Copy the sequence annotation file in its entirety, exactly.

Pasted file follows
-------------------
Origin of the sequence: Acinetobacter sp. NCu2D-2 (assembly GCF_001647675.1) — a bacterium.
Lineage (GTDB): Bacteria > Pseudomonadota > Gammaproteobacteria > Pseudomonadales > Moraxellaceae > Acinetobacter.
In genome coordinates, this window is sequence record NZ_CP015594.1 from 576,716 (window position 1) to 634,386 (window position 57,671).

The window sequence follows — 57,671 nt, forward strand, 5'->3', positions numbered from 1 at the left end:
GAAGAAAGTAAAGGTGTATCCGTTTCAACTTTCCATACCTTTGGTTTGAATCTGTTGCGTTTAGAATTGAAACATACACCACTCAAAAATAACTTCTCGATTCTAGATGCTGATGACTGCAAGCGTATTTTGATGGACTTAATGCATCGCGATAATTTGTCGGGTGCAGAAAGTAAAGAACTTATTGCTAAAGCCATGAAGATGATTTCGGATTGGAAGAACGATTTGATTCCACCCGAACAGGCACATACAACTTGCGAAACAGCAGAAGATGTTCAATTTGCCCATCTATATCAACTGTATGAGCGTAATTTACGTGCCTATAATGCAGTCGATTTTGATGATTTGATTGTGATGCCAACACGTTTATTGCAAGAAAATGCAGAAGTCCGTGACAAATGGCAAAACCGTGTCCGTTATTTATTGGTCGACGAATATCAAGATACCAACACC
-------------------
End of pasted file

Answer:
Origin of the sequence: Acinetobacter sp. NCu2D-2 (assembly GCF_001647675.1) — a bacterium.
Lineage (GTDB): Bacteria > Pseudomonadota > Gammaproteobacteria > Pseudomonadales > Moraxellaceae > Acinetobacter.
In genome coordinates, this window is sequence record NZ_CP015594.1 from 576,716 (window position 1) to 634,386 (window position 57,671).

The window sequence follows — 57,671 nt, forward strand, 5'->3', positions numbered from 1 at the left end:
GAAGAAAGTAAAGGTGTATCCGTTTCAACTTTCCATACCTTTGGTTTGAATCTGTTGCGTTTAGAATTGAAACATACACCACTCAAAAATAACTTCTCGATTCTAGATGCTGATGACTGCAAGCGTATTTTGATGGACTTAATGCATCGCGATAATTTGTCGGGTGCAGAAAGTAAAGAACTTATTGCTAAAGCCATGAAGATGATTTCGGATTGGAAGAACGATTTGATTCCACCCGAACAGGCACATACAACTTGCGAAACAGCAGAAGATGTTCAATTTGCCCATCTATATCAACTGTATGAGCGTAATTTACGTGCCTATAATGCAGTCGATTTTGATGATTTGATTGTGATGCCAACACGTTTATTGCAAGAAAATGCAGAAGTCCGTGACAAATGGCAAAACCGTGTCCGTTATTTATTGGTCGACGAATATCAAGATACCAACACC